The South African gaming market is becoming increasingly attractive for iGaming entrepreneurs from across the world, that much is clear, but the question is why?
As European markets are becoming regulated, and the laws and taxes in these areas continue to make these jurisdictions considerably less enticing than they once were, eyes of the iGaming world are moving to the grey areas.
By grey areas, we mean places in which online gambling isn’t technically illegal, but also isn’t regulated to the extent it is in some ‘major’ markets.
One of the names closest to the top of that list of prospective lucrative grey areas is South Africa, a market that has grown considerably over recent years.
Regulation has grown and grown in most European markets over recent years, and it has changed the perception of these markets amongst gaming operators. For example, the UK market was once one of the most important, and while that is still true to an extent, it is certainly depleting in its importance.
Regulation in the UK has altered a great deal in recent years, and while the introduction of the United Kingdom Gambling Commission (UKGC), and the requirement for any operator offering their games to UK customers to be licensed by the UKGC and regulated by them wasn’t enough by itself to make most major operators lose interest, multiple regulation changes and tax hikes since seem to have done the job.
Many other European countries have followed suit, and now many operators are showing a decrease in profits, or in some case losses in European markets due to the extra legislations that have been introduced in recent years.
However, the UK is worthy of a little more attention due to the changes that are expected as a result of Brexit. Brexit has had a grand effect on iGaming already, with many Gibraltar based iGaming companies shifting to Malta due to the uncertainty around laws post Brexit, but that’s only the start of it.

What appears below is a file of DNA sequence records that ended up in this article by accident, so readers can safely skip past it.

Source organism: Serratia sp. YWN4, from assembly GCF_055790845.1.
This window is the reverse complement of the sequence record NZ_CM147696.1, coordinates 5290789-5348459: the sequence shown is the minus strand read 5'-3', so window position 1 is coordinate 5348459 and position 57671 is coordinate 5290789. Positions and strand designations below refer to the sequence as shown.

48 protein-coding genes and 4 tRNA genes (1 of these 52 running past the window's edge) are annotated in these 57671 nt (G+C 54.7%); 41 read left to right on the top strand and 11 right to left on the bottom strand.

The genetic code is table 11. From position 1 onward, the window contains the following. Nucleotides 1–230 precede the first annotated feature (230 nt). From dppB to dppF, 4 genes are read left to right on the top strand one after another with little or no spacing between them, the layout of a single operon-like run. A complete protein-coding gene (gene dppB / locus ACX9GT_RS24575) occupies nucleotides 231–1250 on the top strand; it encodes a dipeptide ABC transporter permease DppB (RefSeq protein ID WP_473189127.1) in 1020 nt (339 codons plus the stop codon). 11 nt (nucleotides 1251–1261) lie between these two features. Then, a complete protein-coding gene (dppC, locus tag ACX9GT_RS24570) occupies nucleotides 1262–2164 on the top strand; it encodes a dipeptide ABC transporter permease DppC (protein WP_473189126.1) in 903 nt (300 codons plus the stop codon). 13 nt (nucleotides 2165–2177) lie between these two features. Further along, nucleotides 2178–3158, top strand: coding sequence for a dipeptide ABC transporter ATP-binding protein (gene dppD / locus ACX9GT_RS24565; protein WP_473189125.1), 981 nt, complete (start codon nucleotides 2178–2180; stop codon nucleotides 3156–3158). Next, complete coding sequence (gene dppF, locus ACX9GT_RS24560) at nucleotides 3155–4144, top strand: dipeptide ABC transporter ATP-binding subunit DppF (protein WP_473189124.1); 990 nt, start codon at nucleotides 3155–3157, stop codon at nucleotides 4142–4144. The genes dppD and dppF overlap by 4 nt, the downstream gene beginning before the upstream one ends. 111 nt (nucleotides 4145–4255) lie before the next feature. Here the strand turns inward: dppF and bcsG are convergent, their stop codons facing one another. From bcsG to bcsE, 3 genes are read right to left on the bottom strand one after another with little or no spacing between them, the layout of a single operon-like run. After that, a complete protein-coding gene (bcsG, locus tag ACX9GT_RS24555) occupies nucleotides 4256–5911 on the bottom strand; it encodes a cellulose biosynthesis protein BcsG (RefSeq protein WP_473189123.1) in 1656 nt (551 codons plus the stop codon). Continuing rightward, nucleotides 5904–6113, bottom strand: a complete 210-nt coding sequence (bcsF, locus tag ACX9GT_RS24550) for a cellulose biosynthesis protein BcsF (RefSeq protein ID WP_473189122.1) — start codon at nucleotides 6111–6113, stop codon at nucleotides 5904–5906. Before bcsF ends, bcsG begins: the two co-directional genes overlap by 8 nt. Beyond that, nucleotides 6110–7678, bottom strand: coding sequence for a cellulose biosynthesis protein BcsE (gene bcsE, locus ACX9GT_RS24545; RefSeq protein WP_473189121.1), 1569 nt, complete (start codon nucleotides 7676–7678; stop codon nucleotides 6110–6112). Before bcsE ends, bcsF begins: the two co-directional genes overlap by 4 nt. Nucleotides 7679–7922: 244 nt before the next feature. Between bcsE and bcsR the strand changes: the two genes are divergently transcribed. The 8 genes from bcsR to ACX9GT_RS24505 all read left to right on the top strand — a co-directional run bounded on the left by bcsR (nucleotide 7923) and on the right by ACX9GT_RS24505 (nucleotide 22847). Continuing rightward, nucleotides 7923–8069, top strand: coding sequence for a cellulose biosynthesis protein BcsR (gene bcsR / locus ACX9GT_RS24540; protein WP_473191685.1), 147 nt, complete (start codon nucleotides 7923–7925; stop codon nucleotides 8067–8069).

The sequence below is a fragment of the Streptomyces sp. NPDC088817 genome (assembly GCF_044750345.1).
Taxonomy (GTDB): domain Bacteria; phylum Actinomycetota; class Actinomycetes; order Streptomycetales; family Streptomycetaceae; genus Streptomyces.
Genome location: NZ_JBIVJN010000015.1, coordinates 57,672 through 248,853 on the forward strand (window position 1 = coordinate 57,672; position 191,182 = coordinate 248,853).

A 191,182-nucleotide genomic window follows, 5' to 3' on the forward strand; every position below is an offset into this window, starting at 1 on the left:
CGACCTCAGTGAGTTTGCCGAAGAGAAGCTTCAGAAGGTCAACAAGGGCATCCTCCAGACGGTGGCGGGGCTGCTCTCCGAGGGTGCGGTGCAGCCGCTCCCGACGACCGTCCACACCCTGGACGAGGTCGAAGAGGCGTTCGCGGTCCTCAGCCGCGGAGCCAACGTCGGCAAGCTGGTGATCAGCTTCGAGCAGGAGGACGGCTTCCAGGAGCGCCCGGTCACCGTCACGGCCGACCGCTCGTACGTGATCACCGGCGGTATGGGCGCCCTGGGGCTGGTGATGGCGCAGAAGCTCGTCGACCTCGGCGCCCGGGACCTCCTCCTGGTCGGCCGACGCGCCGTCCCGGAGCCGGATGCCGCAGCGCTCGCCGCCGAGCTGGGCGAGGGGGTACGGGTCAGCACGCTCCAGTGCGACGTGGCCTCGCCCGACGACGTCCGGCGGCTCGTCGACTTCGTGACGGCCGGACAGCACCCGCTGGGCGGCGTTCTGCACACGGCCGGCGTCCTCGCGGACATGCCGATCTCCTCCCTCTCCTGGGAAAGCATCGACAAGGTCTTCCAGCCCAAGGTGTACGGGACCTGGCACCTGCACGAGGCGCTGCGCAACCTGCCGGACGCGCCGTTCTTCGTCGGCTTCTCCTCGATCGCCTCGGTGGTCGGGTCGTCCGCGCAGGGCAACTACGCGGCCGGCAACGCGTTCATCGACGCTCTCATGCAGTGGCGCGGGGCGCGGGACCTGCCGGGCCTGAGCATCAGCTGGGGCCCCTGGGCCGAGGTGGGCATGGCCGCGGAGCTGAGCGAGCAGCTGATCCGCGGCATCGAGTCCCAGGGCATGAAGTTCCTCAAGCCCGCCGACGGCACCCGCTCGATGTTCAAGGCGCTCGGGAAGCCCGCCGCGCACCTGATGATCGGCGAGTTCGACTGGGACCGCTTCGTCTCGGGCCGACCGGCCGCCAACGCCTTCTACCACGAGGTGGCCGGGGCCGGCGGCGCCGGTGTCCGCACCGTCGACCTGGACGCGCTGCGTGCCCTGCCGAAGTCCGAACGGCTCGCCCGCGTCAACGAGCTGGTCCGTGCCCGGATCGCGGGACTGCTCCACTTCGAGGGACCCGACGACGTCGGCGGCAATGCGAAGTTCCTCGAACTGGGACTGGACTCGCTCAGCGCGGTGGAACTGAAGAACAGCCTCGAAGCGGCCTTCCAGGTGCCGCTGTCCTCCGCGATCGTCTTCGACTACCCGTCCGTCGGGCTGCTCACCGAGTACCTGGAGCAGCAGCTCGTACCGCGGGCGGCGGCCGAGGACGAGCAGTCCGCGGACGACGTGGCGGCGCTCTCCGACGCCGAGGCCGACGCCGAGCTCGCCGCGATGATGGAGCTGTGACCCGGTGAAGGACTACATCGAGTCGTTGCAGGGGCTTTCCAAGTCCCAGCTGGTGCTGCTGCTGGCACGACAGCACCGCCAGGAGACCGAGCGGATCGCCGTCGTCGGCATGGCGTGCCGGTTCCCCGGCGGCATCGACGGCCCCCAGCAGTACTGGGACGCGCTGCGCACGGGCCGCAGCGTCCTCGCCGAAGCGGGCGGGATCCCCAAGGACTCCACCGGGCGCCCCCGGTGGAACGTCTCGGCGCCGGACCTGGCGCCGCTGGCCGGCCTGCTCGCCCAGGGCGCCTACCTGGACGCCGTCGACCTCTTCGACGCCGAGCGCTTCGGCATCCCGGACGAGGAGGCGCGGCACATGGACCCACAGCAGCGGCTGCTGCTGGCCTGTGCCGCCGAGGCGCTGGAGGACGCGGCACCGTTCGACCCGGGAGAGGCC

UK gambling companies are amongst the highest earning in the world, but from the Irish border question, to trade and regulation concerns, the UK is starting to look less and less tempting due simply to the uncertainty.
Combine these issues in the UK with the regulatory changes around Europe and there’s no surprise that eyes are turning towards grey areas.
Recent iGaming Growth in South Africa
As far back as 2014, experts were talking of a predicted sharp rise in the profits from iGaming in South Africa, and as those predictions have come to fruition, this fairly unregulated market has certainly got the attention of iGaming operators.
By far the most developed country in Africa in terms of technology, internet and smartphone accessibility is high here, which is the first necessity for a prospective iGaming hub, but the qualities go far further than just having the right technology in place.
There is talk of regulating the iGaming market in South Africa, but any regulation seems to be a fair way off at this point, and even when regulation comes in, at least in its early stages, it is unlikely to be anywhere near as strict as that found in European markets.
South Africa also has a proven track history when it comes to retail, something that has started to be echoed in the online sphere in recent years, and is certainly likely to make the move over to the iGaming world.
September 2019 saw BtoBet publish a report speaking of the potential that the South African market had, not only for the country, but plausibly for the continent in the long term, with South Africa acting as a demonstration of what could be possible for other African countries in the future.
Where that is true remains to be seen, but is positively true is that before that report was published there was growing interest in the South African market, and that has only increased since.
What Happens Next?
With the biggest gambling market in Africa, as well as the most technological development, the phrase “ripe for the picking” has been used more than once when describing the South African iGaming market, and it’s clear to see why.
In the years to come, we can expect more operators to be testing the potentially fruitful waters of this African market, especially as they are pulling away increasingly from regulated markets in Europe and beyond.
While South Africa may one day regulate to this same extent, that’s likely to be a long way off, and many operators see a great deal of opportunity to make profit in the time between now and that hypothetical future happening.